So, first up are the questions presented to me by C of Oh, She Dabbles:
1. Why do you sew and when did you start?
Lots of reasons! Because I love creating, because I hate clothes shopping, because the fit and customization options of self-made clothes are infinitely superior to store-bought, because it's (sometimes) cheaper, because it's empowering, because I love to share with and be inspired by other sewists.

I learned how sew in 2012 when I was living in Portland, OR. I took an introductory class and quickly became hooked. Since then I've been self-taught.

2. How do you get yourself out of a sewing rut?
I don't think I've even been in one! I sew almost every day and I always have in mind plenty of new projects to make.

3. What’s your favorite make that you made for someone else?
Definitely one of the button-up shirts I've made for my husband. Probably the Lonesome Dove shirt because of its unique details.

4. Where do you get your inspiration?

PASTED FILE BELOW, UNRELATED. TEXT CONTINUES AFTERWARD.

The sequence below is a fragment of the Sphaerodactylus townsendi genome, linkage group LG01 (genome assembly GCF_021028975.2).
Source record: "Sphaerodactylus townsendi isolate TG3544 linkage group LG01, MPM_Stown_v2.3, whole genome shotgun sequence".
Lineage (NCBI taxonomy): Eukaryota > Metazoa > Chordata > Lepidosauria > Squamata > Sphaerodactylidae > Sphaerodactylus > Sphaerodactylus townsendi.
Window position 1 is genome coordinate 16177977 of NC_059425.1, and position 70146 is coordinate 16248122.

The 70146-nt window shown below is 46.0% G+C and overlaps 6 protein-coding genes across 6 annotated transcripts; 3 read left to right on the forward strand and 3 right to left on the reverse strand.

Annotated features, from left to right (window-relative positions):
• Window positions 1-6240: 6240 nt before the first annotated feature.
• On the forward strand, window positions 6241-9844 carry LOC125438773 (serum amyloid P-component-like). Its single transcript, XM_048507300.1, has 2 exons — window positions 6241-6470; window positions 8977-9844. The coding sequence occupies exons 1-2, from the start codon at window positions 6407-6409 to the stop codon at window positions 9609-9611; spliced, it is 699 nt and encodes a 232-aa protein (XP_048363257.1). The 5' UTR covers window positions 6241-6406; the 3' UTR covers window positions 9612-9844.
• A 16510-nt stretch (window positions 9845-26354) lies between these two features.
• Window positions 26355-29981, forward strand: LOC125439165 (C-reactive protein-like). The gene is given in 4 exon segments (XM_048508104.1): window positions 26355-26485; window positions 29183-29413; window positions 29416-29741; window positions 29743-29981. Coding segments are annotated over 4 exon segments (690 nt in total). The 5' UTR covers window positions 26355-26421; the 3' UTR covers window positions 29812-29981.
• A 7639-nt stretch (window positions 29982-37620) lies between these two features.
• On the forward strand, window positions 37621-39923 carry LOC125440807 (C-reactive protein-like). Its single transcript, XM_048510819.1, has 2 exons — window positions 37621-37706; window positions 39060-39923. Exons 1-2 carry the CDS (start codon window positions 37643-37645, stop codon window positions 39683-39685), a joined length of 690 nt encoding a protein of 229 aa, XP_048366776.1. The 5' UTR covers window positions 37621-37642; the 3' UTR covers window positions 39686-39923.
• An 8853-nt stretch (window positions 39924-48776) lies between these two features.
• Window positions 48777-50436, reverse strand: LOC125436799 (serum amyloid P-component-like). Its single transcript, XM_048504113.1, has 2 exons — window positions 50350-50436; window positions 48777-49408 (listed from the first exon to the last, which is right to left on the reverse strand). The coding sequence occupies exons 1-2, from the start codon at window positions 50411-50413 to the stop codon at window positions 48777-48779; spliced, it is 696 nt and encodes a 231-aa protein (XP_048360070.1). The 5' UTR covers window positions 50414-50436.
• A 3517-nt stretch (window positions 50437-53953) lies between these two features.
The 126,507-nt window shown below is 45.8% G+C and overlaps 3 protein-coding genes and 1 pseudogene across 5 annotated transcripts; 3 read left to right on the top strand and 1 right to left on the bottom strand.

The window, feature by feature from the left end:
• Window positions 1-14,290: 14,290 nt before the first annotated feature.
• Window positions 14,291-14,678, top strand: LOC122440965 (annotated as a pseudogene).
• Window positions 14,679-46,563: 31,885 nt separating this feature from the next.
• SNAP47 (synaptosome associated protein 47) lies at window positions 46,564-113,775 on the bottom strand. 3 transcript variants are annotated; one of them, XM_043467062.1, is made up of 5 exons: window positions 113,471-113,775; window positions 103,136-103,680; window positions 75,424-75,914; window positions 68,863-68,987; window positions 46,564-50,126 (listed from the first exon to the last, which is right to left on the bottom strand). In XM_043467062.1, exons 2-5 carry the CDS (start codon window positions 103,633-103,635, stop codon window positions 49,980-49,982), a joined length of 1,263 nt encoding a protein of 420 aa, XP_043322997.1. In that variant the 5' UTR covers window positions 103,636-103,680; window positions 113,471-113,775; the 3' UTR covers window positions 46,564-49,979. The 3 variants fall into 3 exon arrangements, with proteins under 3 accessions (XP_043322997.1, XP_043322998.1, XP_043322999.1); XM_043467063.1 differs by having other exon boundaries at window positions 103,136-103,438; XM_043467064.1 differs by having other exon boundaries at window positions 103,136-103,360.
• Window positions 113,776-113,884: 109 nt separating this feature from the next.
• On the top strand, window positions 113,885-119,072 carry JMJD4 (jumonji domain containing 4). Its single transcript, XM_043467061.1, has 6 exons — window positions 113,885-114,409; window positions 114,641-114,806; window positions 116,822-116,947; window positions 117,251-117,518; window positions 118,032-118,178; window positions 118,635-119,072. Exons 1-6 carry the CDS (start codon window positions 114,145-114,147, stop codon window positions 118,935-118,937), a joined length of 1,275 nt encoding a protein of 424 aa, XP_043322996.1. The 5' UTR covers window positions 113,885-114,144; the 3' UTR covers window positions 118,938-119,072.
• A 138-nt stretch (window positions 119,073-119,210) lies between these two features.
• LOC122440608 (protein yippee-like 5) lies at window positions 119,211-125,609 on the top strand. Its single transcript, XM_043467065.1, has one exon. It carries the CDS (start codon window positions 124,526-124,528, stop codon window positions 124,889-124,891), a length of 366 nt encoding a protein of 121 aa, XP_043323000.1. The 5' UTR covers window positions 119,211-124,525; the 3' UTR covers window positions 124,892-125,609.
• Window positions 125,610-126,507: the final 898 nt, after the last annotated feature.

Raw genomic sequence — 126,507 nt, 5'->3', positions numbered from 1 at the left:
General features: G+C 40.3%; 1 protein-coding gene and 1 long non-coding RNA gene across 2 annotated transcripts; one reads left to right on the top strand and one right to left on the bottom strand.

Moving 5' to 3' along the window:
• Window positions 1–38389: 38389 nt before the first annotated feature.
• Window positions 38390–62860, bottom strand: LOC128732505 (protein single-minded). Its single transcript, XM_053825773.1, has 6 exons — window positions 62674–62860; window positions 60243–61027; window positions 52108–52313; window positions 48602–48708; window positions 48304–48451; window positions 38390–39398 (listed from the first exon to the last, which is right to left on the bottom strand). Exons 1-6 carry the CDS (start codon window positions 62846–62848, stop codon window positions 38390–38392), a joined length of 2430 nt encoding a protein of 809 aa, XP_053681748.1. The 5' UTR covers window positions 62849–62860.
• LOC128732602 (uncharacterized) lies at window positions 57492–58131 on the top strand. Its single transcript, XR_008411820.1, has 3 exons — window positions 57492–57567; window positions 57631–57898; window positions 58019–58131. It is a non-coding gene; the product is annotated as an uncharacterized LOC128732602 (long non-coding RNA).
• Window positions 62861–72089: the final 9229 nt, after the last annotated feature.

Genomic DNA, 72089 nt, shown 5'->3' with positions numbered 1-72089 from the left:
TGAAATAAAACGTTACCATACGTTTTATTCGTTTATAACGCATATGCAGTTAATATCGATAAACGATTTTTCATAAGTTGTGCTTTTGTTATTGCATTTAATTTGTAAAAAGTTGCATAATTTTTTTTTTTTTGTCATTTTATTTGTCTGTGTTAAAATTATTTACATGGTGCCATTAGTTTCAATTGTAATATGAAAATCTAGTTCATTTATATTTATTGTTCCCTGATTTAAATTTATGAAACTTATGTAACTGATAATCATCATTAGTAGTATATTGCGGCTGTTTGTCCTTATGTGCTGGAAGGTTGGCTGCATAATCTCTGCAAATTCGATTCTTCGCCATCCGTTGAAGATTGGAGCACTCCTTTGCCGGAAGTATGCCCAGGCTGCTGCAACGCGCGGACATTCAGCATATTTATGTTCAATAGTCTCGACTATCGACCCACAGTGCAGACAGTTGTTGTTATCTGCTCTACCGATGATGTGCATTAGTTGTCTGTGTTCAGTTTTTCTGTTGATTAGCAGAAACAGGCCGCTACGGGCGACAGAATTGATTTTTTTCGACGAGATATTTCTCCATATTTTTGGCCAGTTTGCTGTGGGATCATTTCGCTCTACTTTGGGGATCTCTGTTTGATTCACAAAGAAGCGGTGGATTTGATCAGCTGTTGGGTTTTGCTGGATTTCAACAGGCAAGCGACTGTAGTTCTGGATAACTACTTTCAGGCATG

From my fellow sewing bloggers mainly! Instagram, Bloglovin, Kollabora, Pinterest... Sometimes from ready-to-wear garments or from the fabric itself.

5. What do you do if you get stuck in your making?
If I get frustrated I always take a break, otherwise I end up just making the problem worse. I can usually figure it out if I look at it with fresh eyes. A bit of googling always helps as well!

6. Are you a planner or do you just wing it?
I rarely buy a fabric unless I have a good idea of what I want to make with it. I have a list and sketchbook of future makes, so I'd say I'm probably a planner ;)

7. What’s your favorite fabric to sew with (or yarn to knit with)?
I love rayon challis. Knits are also great because they're so quick to sew and easy to fit.

8. What do you do for fun besides making beautiful things?
My husband and I are both longtime vegetarians, and we really enjoy cooking and coming up with simple, healthy recipes. We also read a lot and do crosswords. We haven't owned a TV in years, but we'll occasionally watch a show online. We've been attempting to grow herbs and vegetables in a container garden on our deck, with mixed results so far! And I've gotten really into pilates lately.